When conversations are held about the wider music picture in Ireland in the 1980s, talk invariably goes to what was happening post-punk in Dublin, and the many creative paths that emerged from those few years. Elsewhere in the country, however, the story was… slightly different.
The mid-eighties were brutal to Cork city, and while the Arcadia Ballroom and other venues around the city played home to a buoyant scene at the decade’s outset, the economic picture amid a slew of factory closures added to the decade’s emigration problem, and sent a lot of musicians across the water.
Among the bands synonymous with angular, awkward noises in Cork City were Urban Blitz, a four-piece that featured on the legendary Kaught at the Kampus live split-EP (which was Irish indie powerhouse Reekus Records’ maiden voyage). Eamonn over at irishrock.org points to this band’s demise as the beginning of Cypress, Mine!, a four-piece that continued in a loud, angry vein, but featured a far more pronounced pop streak that set them apart, falling somewhere between the Smiths’ earnestness and Hüsker Dü’s lean, powerful aggro.
The resultant music would help give voice to the frustrations of young Corkonians of the time, as recounted by The Blackpool Sentinel lads in recent times.
Emerging in earnest in 1985, the band first came to wider attention around the city while on the bill for the Lark by the Lee one-dayer, presented by RTÉ Radio 2 and surprise-headlined by promising young Dubliners U2. From there, Irish & UK touring beckoned, including supports for Echo and the Bunnymen, as well as appearances on RTÉ’s TV GAGA (streaming below) and after a steady trickle of demos, signing with Dublin label SOLID.
The latter relationship resulted in a pair of singles; ‘In the Big House’ and ‘Justine’, before the release of critically-acclaimed debut long-player, Exit, Trashtown, in 1987, followed by mainstream hit ‘Sugar Beet God’. The former remains an impressive achievement, a no-nonsense collection of indie-pop bijoux from the heart of the second city that proudly sports a sound and knack for songcraft that rivals anything else coming out of the UK or the US at that time, in retrospect. The latter gained serious pop traction at home, playlisted by Larry Gogan for daytime airings on Radio 2 and even covered in RTÉ’s Young People’s studio on a regular basis by a pair of aliens calling themselves Zig and Zag, in the early days of The Den.
But by 1989, the lads had lost the grá, frustrated by the lack of progress in getting onto the larger stage, the band had decided to call it a day. Speaking recently to Cork arts scribe Ellie O’Byrne in the Examiner, singer Ciarán O’Tuama says there was no real acrimony behind the decision: “I suppose, we got bored of the whole thing… we were in talks with people, but I remember just getting frustrated that it wasn’t happening. We just kind of went our separate ways; there were no hard feelings, as such.”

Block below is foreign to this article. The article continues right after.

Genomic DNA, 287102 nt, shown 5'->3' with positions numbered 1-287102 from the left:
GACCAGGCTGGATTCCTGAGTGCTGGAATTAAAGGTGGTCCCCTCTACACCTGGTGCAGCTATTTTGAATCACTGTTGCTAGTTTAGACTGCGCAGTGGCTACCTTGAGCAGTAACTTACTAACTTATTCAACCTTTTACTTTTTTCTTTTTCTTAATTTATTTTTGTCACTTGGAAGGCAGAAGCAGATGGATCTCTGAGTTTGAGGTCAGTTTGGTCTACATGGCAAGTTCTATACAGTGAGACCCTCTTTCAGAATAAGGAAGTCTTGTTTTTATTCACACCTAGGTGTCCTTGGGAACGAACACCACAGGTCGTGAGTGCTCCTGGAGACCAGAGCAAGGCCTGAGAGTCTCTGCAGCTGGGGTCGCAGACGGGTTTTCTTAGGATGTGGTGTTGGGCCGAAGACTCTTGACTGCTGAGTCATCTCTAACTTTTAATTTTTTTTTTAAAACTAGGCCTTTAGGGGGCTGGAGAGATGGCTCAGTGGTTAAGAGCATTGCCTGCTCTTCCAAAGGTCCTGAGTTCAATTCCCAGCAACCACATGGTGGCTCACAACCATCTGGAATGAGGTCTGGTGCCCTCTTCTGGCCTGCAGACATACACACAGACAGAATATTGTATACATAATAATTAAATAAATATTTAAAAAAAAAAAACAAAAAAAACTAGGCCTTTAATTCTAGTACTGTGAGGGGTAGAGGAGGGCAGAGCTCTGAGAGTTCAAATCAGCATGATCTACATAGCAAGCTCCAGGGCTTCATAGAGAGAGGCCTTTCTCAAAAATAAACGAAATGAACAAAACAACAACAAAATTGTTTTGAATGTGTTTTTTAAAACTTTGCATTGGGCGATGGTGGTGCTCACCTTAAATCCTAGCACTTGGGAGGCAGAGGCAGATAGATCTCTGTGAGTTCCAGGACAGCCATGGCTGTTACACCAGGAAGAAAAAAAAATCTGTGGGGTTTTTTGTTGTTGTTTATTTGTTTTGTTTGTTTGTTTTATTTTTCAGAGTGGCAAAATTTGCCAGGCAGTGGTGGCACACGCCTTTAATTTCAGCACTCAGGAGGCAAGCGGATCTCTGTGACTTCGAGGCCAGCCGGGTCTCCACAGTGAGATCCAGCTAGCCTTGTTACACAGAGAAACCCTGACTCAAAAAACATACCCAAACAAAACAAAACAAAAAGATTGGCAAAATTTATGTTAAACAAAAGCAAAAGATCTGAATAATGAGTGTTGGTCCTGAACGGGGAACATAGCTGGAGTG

The intermittent years saw the band’s members further become synonymous with the city in different ways. Guitarist Ian Olney would go on to join Dublin indie trio Power of Dreams, be part of irreverent supergroup Dancing Bastards from Hell and play with another Leeside institution, The Sultans of Ping. His current band, alt-country outfit Cat Meat, also features former Cypress drummer Mark Healy. O’Tuama reverted to his prior passion of photography, and aside from his work in Dublin as a graphic designer, is reuploading dozens of his slices of eighties Cork life to social media on his Used ToBe page, stark reminder of the city’s character and endurance. Bassist Skoda, on the other hand, is one of the city’s big foodies, having a hand in Café Gusto and the Liberty Grill, both on the student superhighway of Washington Street, the latter of which is a handy spot for vegan fare if you can get a table.
Recent years have seen demand for the band’s records rocket: singles change hands for up to €150, and ‘Exit Trashtown’ for upwards of €500. Demand clearly exists, and on the thirtieth anniversary of the album’s release, the band have put together a comprehensive package of extras. Included are a number of unreleased demos, as well as B-sides and standalone singles in an odds-and-sods collection called In Pieces, the second LP of the double-disc set released via Spanish reissue specialists Pretty Olivia. None of the usual fare that accompanies reissues and anniversaries for bands in recent years has been announced, but even if this is the bottom line under a well-loved band, it’s a collection of a body of work that will continue to stand the test of time.
‘Exit Trashtown/In Pieces’ is streaming above, and available on double 12″ from Pretty Olivia on Bandcamp and BigCartel. Many thanks to The Blackpool Sentinel and Irishrock.org for providing historical notes and info.